New Motorola Droid 3: Everything Its Cracked Out To Be?

Its easy to get involved in all the hype and build-up to a new smartphone, after months of rumour and speculation we long for the release so that we can get our hands on the latest toy. All of a sudden, without thinking, our current handset which just a handful of months ago was the most amazing thing ever, now seems old and outdated. But once the fog of excitement has lifted, the reality of our latest purchase begins to dawn on us and sometimes things aren’t quite as rosy as we thought.

Take the latest Motorola Droid 3 smartphone. The device which brings some fantastic specifications including Qwerty keyboard with extra fifth row may not be all it seems. In an interesting article from Armando Rodriguez over at who coincidentally has a Droid Incredible, reported on taking a look at the Droid 3 up close and personal and in turn has given us his comments, some good and bad.

First up in terms of its appearance and when compared to its predecessors the Droid and Droid 2, the new Motorola is heavier in weight but it is evenly distributed therefore giving a completely different outlook to the phone, its taller and just slightly thicker than the first Droid.

One feature hoped to sway many customers into parting with their Droid 3 money, is that of the Qwerty keyboard with extra row of keys. Armando found the keyboard easy to use when reeling out text and email transcription although it was pointed out that the keyboard can sound clicky at times.

We know that the Droid 3 includes a 4-inch qHD display, which in fact will be slightly smaller than that of the rumored Droid Bionic and Samsung Galaxy S2, but may possibly equal that of the iPhone 5 when it arrives in September. When the display was looked at in closer depth, the text and images actually faired well in line with the original Droid, but icons unfortunately were not jumping out to the eye and a grid of dots could be seen on the screen.

Along with this, it was noted that the Droid 3 was let down by a bluish tint, which could be seen when taking pictures from the 8 megapixel camera. Photos were reported as being dark and still plagued with the off-putting tint which persisted when the photos were transferred onto the PC as well as the blue colouring affecting video recordings. Whilst we are on the subject of the Droid 3 camera, its worth noting that there is a lack of physical camera button, something of which we have reported on before, so sorry guys you will have to make do with the touchscreen shutter button to take photos.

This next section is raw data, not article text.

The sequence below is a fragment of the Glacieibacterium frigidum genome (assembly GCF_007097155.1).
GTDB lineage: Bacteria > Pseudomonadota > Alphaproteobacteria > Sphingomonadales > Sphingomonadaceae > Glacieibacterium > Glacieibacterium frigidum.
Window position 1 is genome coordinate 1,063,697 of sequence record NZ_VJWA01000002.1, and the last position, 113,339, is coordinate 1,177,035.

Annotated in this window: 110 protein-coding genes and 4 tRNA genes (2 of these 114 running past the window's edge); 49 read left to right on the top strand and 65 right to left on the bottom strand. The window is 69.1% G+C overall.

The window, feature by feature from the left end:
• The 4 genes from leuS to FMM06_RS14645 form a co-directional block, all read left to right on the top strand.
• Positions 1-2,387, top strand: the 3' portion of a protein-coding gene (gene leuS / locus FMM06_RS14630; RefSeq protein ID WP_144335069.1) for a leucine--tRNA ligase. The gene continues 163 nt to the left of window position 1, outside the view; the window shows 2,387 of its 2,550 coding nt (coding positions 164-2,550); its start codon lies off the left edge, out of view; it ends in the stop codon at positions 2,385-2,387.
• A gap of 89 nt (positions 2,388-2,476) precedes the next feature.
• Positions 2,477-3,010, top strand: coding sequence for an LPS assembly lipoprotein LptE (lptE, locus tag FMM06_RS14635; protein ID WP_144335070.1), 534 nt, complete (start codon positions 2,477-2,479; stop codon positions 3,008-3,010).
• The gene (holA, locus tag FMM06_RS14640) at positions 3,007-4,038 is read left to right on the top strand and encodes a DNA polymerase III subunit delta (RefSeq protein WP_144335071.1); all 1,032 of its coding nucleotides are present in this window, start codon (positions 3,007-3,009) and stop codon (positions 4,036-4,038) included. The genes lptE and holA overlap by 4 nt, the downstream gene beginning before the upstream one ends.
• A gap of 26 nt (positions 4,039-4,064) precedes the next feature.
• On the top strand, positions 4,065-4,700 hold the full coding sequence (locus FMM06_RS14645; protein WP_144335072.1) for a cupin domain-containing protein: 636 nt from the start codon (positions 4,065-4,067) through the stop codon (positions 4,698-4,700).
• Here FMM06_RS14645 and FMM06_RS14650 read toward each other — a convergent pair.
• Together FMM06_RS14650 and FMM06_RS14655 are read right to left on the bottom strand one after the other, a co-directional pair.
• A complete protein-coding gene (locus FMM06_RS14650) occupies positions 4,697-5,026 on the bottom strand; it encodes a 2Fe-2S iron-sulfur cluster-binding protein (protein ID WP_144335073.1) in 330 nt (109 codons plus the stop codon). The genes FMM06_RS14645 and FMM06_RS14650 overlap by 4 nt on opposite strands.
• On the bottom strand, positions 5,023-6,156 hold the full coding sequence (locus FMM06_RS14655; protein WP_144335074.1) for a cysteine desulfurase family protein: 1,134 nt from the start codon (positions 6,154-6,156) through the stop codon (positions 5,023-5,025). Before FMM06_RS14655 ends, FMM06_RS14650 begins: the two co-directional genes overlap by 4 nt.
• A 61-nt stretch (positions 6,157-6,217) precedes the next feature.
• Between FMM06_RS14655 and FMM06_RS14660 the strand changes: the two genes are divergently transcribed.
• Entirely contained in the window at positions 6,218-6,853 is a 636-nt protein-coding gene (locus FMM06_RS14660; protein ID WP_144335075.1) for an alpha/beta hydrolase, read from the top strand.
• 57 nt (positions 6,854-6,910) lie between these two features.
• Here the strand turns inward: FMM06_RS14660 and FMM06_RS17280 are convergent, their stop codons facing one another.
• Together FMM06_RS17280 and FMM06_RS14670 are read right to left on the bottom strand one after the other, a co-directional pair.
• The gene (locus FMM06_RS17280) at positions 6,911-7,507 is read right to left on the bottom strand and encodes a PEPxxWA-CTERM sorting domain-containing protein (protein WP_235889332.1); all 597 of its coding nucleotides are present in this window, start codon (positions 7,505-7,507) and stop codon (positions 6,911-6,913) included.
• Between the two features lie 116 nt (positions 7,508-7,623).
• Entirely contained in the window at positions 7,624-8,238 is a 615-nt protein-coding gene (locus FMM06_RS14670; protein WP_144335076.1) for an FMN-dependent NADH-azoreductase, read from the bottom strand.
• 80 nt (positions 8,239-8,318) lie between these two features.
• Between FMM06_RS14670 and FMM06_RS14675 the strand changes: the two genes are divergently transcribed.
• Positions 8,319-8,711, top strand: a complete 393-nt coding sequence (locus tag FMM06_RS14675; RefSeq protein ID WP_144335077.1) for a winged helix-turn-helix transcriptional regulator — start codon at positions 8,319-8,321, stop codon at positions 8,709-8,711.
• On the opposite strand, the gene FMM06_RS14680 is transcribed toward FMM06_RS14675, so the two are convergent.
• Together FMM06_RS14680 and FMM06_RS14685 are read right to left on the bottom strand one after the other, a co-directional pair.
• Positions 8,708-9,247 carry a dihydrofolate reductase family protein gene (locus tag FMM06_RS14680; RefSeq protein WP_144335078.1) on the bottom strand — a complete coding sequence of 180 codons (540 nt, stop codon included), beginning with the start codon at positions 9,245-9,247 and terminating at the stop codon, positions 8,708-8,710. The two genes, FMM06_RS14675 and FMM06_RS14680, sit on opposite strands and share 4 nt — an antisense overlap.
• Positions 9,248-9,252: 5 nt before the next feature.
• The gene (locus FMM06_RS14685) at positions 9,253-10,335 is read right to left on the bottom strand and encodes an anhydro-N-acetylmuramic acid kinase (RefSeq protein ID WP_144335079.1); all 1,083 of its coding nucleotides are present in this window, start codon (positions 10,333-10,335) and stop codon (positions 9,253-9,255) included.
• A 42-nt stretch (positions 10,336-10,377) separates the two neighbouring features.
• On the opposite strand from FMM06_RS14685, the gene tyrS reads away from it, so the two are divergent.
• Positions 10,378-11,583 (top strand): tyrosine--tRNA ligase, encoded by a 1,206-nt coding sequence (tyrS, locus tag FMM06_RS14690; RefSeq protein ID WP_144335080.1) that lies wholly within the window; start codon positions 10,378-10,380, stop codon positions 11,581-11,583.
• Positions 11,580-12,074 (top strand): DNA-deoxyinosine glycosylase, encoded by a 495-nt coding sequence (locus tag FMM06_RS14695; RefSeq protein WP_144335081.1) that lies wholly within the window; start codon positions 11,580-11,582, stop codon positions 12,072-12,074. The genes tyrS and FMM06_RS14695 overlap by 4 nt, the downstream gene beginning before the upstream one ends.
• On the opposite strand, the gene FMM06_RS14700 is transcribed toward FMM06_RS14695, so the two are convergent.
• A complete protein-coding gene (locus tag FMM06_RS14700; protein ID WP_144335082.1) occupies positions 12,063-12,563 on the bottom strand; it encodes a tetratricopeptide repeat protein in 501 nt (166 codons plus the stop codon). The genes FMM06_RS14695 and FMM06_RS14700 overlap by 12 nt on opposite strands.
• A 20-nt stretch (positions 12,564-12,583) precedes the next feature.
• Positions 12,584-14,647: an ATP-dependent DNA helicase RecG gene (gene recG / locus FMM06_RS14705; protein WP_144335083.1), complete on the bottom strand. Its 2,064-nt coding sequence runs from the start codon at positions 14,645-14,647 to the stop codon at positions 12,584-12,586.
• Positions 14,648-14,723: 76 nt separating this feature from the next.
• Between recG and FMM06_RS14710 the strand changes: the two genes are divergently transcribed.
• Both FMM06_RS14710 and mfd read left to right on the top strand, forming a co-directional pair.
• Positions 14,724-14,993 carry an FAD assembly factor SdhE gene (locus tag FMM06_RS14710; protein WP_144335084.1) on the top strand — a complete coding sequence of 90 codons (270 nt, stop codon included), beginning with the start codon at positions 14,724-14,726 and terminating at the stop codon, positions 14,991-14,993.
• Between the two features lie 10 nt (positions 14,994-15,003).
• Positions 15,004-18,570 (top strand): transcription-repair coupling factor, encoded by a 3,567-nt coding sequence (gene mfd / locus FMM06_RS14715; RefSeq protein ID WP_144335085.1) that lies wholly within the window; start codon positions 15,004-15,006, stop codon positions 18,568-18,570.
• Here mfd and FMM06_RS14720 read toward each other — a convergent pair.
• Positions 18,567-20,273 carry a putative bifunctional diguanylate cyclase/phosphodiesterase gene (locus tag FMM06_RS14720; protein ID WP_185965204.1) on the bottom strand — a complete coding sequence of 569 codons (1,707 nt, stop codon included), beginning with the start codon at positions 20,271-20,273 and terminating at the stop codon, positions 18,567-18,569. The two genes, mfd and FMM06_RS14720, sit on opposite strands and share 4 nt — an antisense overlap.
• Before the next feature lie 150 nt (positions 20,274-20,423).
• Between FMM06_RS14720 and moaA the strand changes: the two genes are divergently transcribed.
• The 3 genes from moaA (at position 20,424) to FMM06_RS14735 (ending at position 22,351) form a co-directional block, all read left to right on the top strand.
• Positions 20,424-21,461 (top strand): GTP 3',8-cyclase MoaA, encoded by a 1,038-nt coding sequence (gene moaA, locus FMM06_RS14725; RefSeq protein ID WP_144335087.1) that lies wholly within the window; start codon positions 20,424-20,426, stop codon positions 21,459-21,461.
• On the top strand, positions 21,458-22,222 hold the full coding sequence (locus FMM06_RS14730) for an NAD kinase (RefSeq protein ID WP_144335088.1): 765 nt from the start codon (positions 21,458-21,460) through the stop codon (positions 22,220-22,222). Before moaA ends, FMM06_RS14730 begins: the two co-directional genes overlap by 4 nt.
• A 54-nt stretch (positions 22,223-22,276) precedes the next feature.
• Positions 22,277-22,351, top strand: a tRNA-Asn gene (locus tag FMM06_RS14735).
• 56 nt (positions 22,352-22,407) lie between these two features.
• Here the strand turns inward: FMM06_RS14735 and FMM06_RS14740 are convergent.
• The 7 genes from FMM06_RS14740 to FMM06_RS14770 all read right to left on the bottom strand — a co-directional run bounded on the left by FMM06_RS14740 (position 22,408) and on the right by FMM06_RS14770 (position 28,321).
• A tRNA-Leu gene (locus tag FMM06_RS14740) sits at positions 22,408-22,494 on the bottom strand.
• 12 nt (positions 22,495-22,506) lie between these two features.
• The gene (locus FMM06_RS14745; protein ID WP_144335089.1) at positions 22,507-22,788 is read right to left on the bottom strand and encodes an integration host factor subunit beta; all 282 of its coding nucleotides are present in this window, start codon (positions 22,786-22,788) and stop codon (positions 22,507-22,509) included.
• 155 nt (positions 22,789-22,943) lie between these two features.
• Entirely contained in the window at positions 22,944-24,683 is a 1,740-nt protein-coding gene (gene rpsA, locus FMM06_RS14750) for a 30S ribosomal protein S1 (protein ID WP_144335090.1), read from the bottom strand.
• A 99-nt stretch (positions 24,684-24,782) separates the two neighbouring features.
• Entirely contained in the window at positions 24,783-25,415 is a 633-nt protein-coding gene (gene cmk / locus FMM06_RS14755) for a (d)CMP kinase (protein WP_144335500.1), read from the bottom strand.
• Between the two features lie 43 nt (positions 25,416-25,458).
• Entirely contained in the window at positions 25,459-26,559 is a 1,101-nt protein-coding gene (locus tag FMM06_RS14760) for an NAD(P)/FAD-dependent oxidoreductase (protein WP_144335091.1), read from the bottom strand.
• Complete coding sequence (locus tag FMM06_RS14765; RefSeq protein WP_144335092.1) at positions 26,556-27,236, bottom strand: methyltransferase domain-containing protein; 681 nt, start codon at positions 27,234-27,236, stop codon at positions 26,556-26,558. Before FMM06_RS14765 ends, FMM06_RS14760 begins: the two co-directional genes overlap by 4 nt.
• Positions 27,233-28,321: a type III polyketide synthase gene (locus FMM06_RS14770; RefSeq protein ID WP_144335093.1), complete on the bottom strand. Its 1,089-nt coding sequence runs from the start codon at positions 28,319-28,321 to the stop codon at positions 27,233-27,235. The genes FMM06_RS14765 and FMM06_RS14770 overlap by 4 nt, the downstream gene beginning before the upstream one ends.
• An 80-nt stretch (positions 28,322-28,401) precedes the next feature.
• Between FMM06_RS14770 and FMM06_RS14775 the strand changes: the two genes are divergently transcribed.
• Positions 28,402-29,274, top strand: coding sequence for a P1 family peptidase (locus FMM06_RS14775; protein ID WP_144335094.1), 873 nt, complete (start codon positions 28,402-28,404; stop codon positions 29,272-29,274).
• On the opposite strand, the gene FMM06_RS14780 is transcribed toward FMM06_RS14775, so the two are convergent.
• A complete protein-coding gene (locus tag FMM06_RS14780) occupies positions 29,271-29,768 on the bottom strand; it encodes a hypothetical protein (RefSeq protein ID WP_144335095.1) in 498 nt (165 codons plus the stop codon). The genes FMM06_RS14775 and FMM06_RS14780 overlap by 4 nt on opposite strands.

Moving onto the Operating System which coincidentally is Android Gingerbread 2.3.4, this will bring with it, five home screens, a number of widgets, dock which can be changed to suit your tastes with the aid of MotoBlur as well as the benefit of organising your apps (including the pre-installed bloatware apps) as to which ones you use the most!

On the subject of bloatware, Armando commented that although apps such as the Kindle are a bonus, others such as CityID are not an inclusion, along with lack of the Android market.

An interesting finding that we must point out was the loss of reception. We’ll hoping that this will not be a repeat of the iPhone 4 when it first arrived. Loss of signal was noted with at times, the Droid 3 losing the majority of its 3G connectivity. Making calls to outsiders came with its fair share of problems, sound quality was affected with reports of calls being muffled.

So with a handset the Droid 3, having potential teething problems such as loss of signal, blue tint to images and videos and mention of apps taking forever to open, will this potentially have a detrimental effect on the forthcoming Droid Bionic? The Droid 3’s only saving grace is that of its Qwerty keyboard, but is that enough in a challenging smartphone market?

Give us your thoughts on the new Droid 3? Are you holding out for the new Droid Bionic or even the Photon 4G?